Plattsburgh State junior and magazine journalism major Tim Behuniak grew up hiking with his family in the Adirondacks. Though originally from Albany, Behuniak said for his family, hiking was an “escape.” Behuniak said he’s always cared a lot about different topics, such as environmental protection, conservation and nature.
It was in 8th grade when he started getting more into photography. Behuniak said his mother was always taking photos with her camera when they went hiking, and he thought it looked like a cool hobby to take on.
“I really liked capturing a moment and saving one specific moment,” he said. “My mom told me to buy my own and stop stealing hers, so I did. I worked throughout high school and saved up birthday money.”
Behuniak bought the camera equipment and has flourished with photography ever since.
He also continued his passion for hiking as he had already completed the 46er before attending PSUC. Behuniak said when he was in high school, he was one of the only people in his class who hiked, so he expected the same at PSUC. However, when he saw there were an abundance of students who were equally passionate about the outdoors, it was “relieving.”
“Coming to Plattsburgh, meeting other people who are into the outdoors showed me a whole new world to the outdoors because I was mostly hiking and taking photos,” he said. “But I discovered climbing, skiing and platty slack since I’ve been here.”
Marketing major and PSUC alumnus Kevin McAvey said he remembers one of the first times meeting Behuniak.
“He came to my apartment that I was living at on South Catherine Street, and it was a whole bunch of guys from the Adirondacks Trail crew,” McAvey said.
McAvey said he found it funny how goofy and quiet Behuniak was at first.
“To me, he is an old soul,” he said. “I got this impression when I first met him too. You can have a real conversation with him, and it’s like this guy has it together.”
McAvey and Behuniak both discovered their love for the outdoors and photography and hit it off.
McAvey has also worked with Behuniak during their time at PSUC magazine practicum DoNorth magazine. McAvey said Behuniak, in his opinion, is the best landscape photographer in the Adirondacks right now. They’ve been also working with each other on a professional level as they shot two different weddings during the fall.
“It’s amazing to see what he’s able to do and the following he’s
pulled in,” he said. “So you see that in his work, and it really shines. And
he’s one of my favorite photographers, period.”
Even though the outdoors is a passion of Behuniak’s, he also manages to incorporate that into his magazine journalism major and photography minor. His photos have been the front cover for DoNorth magazine for four issues in a row, including the upcoming winter 2017 issue.
He additionally wrote a photo essay for the magazine. His photos were also featured in the 46er based magazine Peeks Magazine and Visit Adirondacks. He has also freelanced for I Love New York and the Press Republican. Behuniak was also the photo editor for Cardinal Points during the fall 2016.
Behuniak said he works for Local ADK, and he’s been able to get connections to freelancing through different editors and coordinators. Though Behuniak is busy focusing on his major, he also knows how to have good-natured fun. Back in September, he hosted a “pond party” at Hawkins Pond, where several students wore swimsuits and jumped into the fountain for a quick swim.
“A couple of my roommates and I were sitting at our house, and we were talking about going down to the lake to swim, and we remembered we have a perfectly good spot here on campus, so why don’t we go for a swim?” he said.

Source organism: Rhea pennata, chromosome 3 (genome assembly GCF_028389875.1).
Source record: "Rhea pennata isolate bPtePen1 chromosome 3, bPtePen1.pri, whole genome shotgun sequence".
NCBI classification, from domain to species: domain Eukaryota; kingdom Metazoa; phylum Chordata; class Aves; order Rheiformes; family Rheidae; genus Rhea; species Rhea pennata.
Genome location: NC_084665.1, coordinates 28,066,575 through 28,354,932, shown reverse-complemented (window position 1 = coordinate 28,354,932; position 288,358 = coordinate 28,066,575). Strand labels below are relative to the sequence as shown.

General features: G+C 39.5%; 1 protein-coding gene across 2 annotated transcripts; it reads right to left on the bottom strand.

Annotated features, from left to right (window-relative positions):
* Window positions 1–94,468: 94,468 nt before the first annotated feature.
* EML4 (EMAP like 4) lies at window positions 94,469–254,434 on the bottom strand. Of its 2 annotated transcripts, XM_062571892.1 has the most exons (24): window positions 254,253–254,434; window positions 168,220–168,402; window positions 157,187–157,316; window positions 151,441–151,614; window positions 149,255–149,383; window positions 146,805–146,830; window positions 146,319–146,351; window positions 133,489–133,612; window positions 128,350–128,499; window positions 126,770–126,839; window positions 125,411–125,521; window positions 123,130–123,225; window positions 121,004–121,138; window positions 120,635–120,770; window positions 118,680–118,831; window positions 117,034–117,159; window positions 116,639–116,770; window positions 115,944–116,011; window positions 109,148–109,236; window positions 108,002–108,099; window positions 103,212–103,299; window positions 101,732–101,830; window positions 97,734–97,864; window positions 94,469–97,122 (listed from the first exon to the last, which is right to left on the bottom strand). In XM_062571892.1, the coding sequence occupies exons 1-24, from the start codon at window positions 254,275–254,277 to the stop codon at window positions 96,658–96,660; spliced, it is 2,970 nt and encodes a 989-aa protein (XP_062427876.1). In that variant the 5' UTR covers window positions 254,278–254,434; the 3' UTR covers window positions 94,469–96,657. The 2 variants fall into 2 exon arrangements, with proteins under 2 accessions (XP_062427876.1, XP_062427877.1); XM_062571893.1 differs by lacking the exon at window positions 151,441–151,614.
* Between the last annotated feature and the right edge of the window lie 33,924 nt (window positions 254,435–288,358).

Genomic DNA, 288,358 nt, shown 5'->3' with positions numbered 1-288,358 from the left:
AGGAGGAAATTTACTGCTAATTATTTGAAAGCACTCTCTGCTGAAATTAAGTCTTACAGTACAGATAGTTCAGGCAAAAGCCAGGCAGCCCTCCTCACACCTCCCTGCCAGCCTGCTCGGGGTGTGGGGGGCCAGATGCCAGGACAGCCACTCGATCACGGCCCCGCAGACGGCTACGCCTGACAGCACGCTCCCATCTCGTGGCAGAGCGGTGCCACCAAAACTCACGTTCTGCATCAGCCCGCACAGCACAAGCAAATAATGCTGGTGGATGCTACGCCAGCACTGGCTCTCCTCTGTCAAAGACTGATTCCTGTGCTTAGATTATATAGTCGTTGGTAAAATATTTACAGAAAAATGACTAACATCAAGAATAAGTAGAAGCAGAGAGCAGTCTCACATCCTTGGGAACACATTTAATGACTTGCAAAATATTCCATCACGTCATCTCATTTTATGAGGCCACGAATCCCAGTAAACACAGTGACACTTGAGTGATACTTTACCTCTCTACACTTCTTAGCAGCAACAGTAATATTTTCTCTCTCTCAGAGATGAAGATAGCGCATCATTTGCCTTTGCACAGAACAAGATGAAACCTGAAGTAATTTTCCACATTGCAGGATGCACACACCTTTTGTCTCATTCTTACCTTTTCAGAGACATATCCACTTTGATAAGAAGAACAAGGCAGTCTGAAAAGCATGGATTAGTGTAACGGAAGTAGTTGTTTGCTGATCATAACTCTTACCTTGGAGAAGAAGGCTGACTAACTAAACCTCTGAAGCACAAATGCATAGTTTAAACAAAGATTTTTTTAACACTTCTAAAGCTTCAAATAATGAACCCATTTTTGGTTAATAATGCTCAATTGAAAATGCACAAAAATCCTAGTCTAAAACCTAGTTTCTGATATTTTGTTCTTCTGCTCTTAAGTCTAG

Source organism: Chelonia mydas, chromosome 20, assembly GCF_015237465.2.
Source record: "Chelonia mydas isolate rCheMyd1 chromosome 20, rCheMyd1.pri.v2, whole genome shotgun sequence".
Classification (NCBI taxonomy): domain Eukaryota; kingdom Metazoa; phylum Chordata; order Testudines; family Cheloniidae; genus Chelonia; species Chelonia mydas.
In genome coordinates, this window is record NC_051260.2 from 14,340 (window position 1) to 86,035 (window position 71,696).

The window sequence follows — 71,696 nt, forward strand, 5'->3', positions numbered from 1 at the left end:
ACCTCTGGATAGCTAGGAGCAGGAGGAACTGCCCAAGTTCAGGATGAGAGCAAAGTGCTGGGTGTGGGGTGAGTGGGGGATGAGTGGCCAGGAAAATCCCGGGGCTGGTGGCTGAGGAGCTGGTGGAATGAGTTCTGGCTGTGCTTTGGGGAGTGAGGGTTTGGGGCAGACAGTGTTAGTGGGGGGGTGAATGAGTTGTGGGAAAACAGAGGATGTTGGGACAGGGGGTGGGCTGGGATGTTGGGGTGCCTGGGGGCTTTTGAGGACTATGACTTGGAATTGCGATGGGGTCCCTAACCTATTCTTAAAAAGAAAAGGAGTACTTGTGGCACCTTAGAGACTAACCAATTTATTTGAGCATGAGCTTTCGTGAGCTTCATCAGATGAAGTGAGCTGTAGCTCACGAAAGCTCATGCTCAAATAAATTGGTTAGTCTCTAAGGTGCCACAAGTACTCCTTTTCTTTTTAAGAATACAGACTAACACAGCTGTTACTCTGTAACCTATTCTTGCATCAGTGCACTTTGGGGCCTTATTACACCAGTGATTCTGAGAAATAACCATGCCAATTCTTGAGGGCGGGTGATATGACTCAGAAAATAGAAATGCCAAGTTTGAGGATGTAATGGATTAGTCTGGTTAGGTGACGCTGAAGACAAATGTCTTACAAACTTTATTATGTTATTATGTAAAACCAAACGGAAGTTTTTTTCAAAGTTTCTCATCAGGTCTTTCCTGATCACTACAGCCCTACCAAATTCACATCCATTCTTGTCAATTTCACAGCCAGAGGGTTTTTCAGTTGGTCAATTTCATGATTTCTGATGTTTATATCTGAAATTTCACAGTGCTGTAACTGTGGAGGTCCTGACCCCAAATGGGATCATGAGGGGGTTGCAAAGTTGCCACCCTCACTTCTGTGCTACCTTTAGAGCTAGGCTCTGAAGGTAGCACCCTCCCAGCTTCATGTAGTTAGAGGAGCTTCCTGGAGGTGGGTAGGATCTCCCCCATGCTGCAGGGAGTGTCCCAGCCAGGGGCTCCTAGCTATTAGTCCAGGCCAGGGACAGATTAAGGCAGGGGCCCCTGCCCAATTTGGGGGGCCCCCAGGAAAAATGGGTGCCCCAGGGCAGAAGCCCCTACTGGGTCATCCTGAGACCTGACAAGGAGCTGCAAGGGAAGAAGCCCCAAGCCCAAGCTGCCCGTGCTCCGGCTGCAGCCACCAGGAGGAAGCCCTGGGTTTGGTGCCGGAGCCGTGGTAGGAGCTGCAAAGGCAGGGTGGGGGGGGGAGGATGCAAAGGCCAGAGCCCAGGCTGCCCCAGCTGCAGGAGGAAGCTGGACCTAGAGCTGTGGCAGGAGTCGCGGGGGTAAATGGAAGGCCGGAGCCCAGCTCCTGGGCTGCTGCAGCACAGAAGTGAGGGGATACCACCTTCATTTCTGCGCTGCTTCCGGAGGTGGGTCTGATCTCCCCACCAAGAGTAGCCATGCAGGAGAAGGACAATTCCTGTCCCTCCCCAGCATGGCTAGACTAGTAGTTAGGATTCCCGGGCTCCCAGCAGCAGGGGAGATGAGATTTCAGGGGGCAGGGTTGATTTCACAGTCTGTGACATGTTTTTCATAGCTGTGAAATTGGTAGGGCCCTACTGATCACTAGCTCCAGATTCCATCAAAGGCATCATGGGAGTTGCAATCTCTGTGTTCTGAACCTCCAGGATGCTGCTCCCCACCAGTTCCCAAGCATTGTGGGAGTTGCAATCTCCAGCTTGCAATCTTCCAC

Behuniak said it started out as a joke, but people started telling their friends, and it turned into an event on Facebook. Though University Police put a stop to the excursion due to safety reasons, students, who participated or simply watched, thought the idea was fun and spontaneous.
McAvey recalled the first time he learned that Behuniak didn’t bring a sleeping pad with him when they went on overnight trips while hiking.
“He always slept on the rocks. He was sleeping on rocks all the time, and we were like ‘what are you doing?’” McAvey laughed.
Behuniak said his dream job would be working for National Geographic, but he does want to spend his last semester making the most of his time at PSUC. He said his biggest advice for journalism students is to do as much as possible and start getting involved as early as they can with publishing work.
Journalism professor Steve Howell has taught Behuniak in travel and magazine writing and has worked with him with last year’s issues of DoNorth. Howell said he’s been very impressed with his photo contributions and writing.
“The bike photograph of DoNorth from spring 2017 is one of my favorites,” he said. “It’s a great angle. And I know that he took a 100 of those to get that one shot so that says a lot about Tim.”
As a professor, Howell said one of the hardest tasks is getting students to participate in group discussions.
“He was one of my go-to students to ask me questions,” he said. “Tim is courteous, friendly and doesn’t have a mean bone in his body and would do anything for anyone. You just get a good vibe from him, and he laughs at my jokes.”
“Make yourself known,” he said. “You shouldn’t wait for opportunities to come your way, you should reach out to people and get yourself known in the industry.”
Behuniak said something he’d also recommend is making sure students make the most of their classes. He said in classes, sometimes people act like they don’t care about what they’re learning.
“If you don’t find something that you truly care about, then leave and don’t pursue it, and do what you’re passionate about,” Behuniak said. “That in itself can be challenging.”
Email Kavita Singh at email@example.com